LONDON (AP) — A judge in Belfast on Friday suspended an order by Northern Ireland’s agriculture minister to halt border checks on goods from the rest of the U.K. that were imposed under the Brexit agreement struck between the U.K. and the European Union.

High Court judge Adrian Colton made the interim order pending a full hearing into the legality of the decision by Agriculture Minister Edwin Poots.

Poots sparked a political crisis when he ordered officials to stop checks on agri-food products at midnight on Wednesday.

Civil servants have continued the checks amid legal uncertainty, and Poots’ decision is being challenged in the courts. Colton made a ruling “to suspend the instruction given by the minister for agriculture until further order of this court.”

A full court hearing is expected to be held next month.

The border checks were imposed as part of the divorce deal agreed on when Britain left the EU in 2020. Northern Ireland is the only part of the U.K. that shares a land border with an EU member country — Ireland — and was given special post-Brexit status.

The two sides agreed to keep Northern Ireland inside the EU’s tariff-free single market for goods to maintain an open border on the island of Ireland — a key pillar of Northern Ireland’s peace process. That created a new customs border in the Irish Sea for goods entering Northern Ireland from the rest of the U.K. even though they are part of the same country.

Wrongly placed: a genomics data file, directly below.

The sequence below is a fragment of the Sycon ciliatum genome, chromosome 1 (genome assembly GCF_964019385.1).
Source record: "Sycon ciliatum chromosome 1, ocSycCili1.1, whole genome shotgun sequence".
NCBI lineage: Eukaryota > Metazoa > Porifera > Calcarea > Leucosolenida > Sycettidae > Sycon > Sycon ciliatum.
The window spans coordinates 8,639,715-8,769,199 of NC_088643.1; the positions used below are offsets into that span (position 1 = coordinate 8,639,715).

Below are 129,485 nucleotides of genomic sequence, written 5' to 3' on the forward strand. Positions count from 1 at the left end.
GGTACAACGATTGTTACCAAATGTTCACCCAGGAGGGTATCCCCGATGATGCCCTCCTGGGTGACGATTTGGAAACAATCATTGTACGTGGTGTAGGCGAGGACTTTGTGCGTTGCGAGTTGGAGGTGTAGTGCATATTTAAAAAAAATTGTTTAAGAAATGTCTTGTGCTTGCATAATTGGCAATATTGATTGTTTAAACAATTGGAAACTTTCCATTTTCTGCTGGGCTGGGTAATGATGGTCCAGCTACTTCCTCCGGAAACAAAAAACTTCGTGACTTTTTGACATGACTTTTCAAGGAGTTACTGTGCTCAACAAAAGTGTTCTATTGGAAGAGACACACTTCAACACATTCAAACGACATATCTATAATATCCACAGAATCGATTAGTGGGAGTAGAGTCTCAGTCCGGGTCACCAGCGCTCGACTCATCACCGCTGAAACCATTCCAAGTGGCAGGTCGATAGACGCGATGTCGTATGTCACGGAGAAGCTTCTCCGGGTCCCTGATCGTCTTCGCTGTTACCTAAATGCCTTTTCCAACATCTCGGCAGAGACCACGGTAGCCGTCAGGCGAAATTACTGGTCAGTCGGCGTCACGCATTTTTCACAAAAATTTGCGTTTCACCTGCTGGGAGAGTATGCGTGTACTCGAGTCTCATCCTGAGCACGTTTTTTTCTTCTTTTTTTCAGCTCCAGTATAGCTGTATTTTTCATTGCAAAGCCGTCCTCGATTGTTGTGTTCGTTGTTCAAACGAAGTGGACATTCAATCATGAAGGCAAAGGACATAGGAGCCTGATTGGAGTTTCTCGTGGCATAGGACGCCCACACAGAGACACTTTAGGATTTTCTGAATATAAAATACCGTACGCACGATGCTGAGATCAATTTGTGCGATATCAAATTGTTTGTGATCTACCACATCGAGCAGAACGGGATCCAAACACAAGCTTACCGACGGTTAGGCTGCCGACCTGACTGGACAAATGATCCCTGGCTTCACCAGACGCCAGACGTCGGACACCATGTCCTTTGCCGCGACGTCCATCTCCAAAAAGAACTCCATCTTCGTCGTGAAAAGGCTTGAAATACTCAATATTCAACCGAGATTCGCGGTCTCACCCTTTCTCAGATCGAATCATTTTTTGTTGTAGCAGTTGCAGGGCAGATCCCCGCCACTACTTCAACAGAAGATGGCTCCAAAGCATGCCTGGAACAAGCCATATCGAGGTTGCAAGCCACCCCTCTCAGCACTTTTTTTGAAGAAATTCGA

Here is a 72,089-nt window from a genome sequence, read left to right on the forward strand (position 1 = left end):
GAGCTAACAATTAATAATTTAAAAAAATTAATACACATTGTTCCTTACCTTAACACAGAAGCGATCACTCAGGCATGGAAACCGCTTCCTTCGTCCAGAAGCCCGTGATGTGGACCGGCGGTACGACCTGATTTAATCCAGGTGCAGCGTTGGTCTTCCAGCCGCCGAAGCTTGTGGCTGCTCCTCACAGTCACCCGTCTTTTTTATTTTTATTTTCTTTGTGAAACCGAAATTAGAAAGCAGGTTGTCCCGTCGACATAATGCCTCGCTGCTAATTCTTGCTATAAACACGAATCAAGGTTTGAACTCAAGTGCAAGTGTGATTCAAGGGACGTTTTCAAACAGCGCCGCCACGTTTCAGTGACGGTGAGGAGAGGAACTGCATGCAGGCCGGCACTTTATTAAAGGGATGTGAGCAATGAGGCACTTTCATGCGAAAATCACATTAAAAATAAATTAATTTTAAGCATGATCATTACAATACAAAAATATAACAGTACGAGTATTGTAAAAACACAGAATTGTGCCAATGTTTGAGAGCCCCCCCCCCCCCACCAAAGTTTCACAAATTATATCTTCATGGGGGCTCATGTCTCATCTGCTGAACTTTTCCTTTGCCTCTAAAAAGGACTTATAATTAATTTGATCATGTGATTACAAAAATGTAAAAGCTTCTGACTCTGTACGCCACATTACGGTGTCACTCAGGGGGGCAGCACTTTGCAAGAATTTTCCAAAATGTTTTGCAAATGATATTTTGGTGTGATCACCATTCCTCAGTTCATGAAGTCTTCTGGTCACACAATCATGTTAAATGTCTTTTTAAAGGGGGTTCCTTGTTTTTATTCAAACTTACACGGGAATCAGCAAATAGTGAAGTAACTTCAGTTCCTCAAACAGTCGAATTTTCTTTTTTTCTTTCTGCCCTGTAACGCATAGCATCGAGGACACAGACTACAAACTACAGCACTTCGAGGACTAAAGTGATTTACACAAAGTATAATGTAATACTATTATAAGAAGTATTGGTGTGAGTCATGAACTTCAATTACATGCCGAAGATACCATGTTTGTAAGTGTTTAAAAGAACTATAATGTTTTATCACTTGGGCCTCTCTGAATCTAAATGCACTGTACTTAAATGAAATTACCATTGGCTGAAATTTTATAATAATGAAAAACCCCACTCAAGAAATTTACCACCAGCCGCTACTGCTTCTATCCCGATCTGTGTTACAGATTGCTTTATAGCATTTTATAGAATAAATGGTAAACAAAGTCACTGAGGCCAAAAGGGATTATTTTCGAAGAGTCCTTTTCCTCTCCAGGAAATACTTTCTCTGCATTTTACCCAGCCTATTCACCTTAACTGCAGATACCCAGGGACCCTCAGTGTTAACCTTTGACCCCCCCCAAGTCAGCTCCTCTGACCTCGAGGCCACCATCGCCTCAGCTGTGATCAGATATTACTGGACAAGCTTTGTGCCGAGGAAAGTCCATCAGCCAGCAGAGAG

The arrangement has brought red tape and supply problems for some businesses, and it has angered Northern Ireland’s British Unionists, who say the checks undermine Northern Ireland’s place in the U.K. and destabilize the delicate political balance upon which peace rests.

Mounting anger by the largest Unionist political force, the Democratic Unionist Party, led to Poots’ announcement. It was followed Thursday by the resignation of First Minister Paul Givan, a DUP politician who headed Northern Ireland’s power-sharing government.

The move means Deputy First Minister Michelle O’Neill of Irish nationalist party Sinn Fein also must step down, plunging the Northern Ireland executive into chaos.

Sinn Fein has called for an early election for the Northern Ireland Assembly. They are currently scheduled to be held in May.

DUP leader Jeffrey Donaldson said the party would only return to government if Britain and the EU resolved the “instability” caused by the trade arrangements, known as the Northern Ireland Protocol.

“There is no consensus for the Protocol,” he said. “There is now an opportunity for the U.K. government and the EU to step up to the mark and to deliver an agreement that resolves these issues that can be done quickly.”

The British government has criticized the DUP’s actions, but hasn’t intervened. Like the DUP, Prime Minister Boris Johnson’s government argues that the Northern Ireland trade arrangements — which it agreed to — are not working and need major change.

Months of U.K.-EU talks have failed to find a solution, and Britain has threatened to use an emergency break clause to suspend parts of the legally binding Brexit divorce agreement if no solution is found. That would trigger EU retaliation and could spiral into a trade war between the U.K. and the bloc.


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